Agriculture
• Humans shifted
from huntergatherer to farmer
about 12,000 yrs
ago
• Happened almost
simultaneously
around the world;
three major centers
were around the
Middle East (‘fertile
crescent’), Eastern
China, and India
Impact of farming
•
1.
2.
3.
4.
5.
Farming changed human society
forever
To farm, you need fertile ground for
long periods: this kept people in one
spot
One spotvillages
Villagesstructure/rules
Rulesto stable civilizations
Stable civilizationsadvancements
Domestication
•Stability allowed long-term
domestication of plants & animals
•Domestication occurred by selective
breeding; all modern crops derived
from wild relatives (same with cows,
chickens, etc.)
•Domestication not easy—but
produces more in long run
Top Agricultural Crop Families
• Grass family (Poaceae)—rice, wheat, corn,
etc.
• Tomato family (Solanaceae)—tomatos,
potatoes, peppers, eggplants
• Bean family (Fabaceae)—soybeans, peas,
beans
• Cabbage family (Brassicaceae)—cabbage,
mustard, turnips, broccoli
• Melon family (Cucurbitaceae)—watermelon,
honeydews, squash, zucchini
• Carrot family (Apiaceae)—carrots, celery,
parsnips, cilantro
Poaceae—Grass family
• Named for genus Poa
• Crops called cereal crops (Greek god of
agriculture was Ceres)
• Monocots
• Old family name: Graminae (=grains)
• Of the total food produced by the World's
top 30 crops (based on dry matter), about
23.4% comes from wheat, followed by
maize (21.5%) and rice (16.5%) (Harlan,
1995).
Poaceae
• ~70% of farmland dedicated to this
group
• 9,000 species worldwide
• 35 species domesticated, 5
important today
• Only 1 from New World—which
one?
Rice
Corn
Wheat
Sorghum, Millet
Sugar Cane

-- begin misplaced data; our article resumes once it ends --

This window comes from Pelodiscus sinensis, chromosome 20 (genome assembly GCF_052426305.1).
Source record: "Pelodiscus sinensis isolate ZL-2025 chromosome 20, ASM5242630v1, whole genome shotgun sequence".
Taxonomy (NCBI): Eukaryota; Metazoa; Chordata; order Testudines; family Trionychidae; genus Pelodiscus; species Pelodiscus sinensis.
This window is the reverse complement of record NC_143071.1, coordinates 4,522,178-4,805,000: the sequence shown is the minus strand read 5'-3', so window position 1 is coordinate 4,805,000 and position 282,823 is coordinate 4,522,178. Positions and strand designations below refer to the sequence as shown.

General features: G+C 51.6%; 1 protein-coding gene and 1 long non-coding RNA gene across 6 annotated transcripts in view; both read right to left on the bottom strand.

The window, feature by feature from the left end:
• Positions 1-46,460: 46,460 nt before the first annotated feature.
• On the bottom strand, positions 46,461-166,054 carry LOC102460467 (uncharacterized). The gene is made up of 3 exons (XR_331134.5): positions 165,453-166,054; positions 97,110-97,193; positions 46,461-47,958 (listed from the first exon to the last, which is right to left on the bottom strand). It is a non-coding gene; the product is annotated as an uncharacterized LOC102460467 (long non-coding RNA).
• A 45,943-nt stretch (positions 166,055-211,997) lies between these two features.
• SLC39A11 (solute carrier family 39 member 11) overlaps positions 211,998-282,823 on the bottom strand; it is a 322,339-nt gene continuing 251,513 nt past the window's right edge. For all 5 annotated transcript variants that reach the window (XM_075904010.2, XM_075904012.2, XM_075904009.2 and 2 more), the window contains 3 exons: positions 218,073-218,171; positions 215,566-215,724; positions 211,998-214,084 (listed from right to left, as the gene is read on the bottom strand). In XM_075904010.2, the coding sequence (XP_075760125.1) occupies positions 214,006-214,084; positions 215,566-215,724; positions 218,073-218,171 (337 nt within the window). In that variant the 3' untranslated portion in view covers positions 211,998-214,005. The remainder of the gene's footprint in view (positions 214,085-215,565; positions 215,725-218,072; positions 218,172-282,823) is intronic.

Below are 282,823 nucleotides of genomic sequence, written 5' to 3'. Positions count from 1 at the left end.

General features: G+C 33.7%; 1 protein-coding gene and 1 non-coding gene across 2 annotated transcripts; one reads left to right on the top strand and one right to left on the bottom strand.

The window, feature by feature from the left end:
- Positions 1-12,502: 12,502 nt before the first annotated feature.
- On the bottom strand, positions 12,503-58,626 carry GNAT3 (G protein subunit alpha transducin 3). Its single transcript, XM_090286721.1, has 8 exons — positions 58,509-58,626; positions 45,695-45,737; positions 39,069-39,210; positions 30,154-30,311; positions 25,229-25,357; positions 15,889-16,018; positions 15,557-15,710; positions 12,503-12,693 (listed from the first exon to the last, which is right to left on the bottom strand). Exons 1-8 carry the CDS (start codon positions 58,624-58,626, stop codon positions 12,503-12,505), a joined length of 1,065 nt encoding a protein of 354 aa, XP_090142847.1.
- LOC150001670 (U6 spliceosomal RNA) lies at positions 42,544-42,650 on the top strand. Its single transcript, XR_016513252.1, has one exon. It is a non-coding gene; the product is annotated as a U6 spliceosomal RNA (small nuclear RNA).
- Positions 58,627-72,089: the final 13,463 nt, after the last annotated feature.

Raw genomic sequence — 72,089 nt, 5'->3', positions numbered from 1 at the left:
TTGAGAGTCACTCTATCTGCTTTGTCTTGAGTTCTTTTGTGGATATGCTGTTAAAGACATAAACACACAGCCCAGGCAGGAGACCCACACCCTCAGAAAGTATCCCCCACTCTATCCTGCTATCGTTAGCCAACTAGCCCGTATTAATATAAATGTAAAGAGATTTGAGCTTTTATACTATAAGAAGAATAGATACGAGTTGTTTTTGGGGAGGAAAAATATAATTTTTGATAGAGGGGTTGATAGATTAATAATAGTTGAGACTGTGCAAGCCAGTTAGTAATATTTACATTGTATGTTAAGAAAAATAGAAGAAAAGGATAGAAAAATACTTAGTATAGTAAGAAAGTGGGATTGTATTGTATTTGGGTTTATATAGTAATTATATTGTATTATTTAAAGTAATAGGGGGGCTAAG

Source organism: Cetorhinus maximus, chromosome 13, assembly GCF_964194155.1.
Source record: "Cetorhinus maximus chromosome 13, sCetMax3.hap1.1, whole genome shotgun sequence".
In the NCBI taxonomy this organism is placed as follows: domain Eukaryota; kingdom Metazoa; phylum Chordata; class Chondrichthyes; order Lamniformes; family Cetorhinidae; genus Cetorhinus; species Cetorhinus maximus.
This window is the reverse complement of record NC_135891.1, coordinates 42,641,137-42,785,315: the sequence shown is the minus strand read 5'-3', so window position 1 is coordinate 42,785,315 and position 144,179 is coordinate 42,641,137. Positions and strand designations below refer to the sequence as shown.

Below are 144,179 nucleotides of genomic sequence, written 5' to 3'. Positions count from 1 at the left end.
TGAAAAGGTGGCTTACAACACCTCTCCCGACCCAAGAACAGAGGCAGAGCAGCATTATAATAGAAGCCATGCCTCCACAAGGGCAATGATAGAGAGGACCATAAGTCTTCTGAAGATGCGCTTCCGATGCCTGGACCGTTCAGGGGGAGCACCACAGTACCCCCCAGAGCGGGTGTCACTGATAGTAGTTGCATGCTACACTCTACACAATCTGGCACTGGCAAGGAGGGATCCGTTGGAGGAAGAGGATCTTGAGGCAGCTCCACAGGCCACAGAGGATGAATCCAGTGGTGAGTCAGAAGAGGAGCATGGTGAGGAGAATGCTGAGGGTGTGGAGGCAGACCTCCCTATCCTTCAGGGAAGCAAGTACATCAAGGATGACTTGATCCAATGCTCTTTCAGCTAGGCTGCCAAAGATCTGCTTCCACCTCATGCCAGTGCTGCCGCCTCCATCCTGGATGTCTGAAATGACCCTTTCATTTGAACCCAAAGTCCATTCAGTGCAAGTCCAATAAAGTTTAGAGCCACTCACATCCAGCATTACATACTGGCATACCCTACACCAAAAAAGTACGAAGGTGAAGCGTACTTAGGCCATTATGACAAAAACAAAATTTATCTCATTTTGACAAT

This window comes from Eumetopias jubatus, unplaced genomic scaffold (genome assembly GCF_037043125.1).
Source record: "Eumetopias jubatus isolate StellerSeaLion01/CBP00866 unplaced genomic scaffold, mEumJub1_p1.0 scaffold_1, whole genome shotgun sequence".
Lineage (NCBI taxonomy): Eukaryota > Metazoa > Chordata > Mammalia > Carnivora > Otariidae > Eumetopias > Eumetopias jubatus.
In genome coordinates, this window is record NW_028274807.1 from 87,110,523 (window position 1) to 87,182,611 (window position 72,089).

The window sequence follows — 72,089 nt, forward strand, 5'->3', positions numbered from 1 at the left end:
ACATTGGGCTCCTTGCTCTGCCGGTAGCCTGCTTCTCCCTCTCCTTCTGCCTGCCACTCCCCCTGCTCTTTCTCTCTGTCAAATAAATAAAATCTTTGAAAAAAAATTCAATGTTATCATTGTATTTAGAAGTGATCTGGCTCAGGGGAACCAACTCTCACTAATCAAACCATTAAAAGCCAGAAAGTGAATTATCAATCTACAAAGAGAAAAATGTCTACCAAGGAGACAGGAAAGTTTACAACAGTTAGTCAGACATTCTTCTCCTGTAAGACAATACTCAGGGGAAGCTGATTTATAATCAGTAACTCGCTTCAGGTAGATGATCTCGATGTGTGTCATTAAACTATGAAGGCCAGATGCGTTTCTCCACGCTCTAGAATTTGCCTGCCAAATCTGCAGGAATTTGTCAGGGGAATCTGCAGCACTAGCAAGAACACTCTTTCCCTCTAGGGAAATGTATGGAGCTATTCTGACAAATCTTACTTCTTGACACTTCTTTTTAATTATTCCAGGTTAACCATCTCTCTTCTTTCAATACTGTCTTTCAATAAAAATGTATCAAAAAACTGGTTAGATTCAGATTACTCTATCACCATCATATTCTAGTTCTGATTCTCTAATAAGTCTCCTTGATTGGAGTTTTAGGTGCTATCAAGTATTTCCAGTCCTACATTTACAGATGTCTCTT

Oats, Rye
Grass vegetative structure
• Fibrous roots
• Leaves wrap
around stem
• Produces
clones (tillers)
from runners
(stolons) or
from rhizomes
Grass reproductive structure
• Highly modified
flower—no sepals,
no petals
• Protective leaves
(glumes) around
flower stem base
• Closer to each
flower, 2 more
protective leaves:
lemmas, paleas
• 1 carpel, 2 stigma
lobes, 3 stamens
Grass seeds:
• As seed matures,
fuses completely to
ovary
wall=caryopsis
(kernel)
• Ovary wall + seed
coat = bran
• Interior to seed coat
is oil-rich layer
called aleurone
layer
• Lots of endosperm
• 1-cotyledon =
monocot
Grass domestication:
•
•
•
•
•
Synchronicity
Tiller elimination
Height (reduced lodging & matting)
Shattering reduction
Easier threshing
•
•
•
•
Bean family
(Fabaceae)
2nd to grasses in economic
importance
Major crops: soybeans,
peanuts, beans, peas,
alfalfa, clover, chickpeas,
lentils
Old family name =
Leguminosae because
fruit type is legume
1-carpel flowers with many
seeds; dehiscent at
maturity
Fabaceae
• Rhizobium bacteria form symbiotic relationships with roots
• Produce nodules
Cucurbitaceae: melon family
• Cucumbers,
melons,
squashes,
zucchini,
gourds,
pumpkins,
loofahs
• Fruit
typepepo
• Some medicinal
uses: Chinese
abortions &
compound
tricosanthin
slows HIV
Apiaceae: carrot family
• Carrots,
parsnips, celery
• Herbs: chervil,
angelica, dill,
caraway,
coriander,
cumin, fennel,
parsely,
aniseed,
cilantro, rhubarb
• Old name:
Umbelliferae
Solanaceae:Family of Paradox
Plants in the Solanaceae
Food plants
Psychoactive plants
Ornamentals
Eggplants--OW
Mandrake--OW
Petunias
Potatoes--NW
Belladonna--OW
Peppers--NW
Henbane--OW
Tomatoes--NW
Tobacco--NW
Alkaloids of Solanaceae
plants:
• Atropine
from
belladonna
Nicotine
• 2 species:
Nicotiana
rusticum & N.
tabacum
Other common alkaloids:
• Scopolamine—used for motion
sickness
• Mandragorine—1st date-rape drug
• Hyoscyamine—hallucinogenic
Eggplants
• Native to India
• Domesticated
about 3,000 yrs
ago
• Original plants
produced egglike fruit
• Modern
varieties have
thicker, purple
skin
Peppers
3 main species, each with
many varieties:
Capsicum annuum
Capsicum frutescens
Capsicum chinense
The name “Capsicum”
could arise from the Latin
capsa (box) or the Greek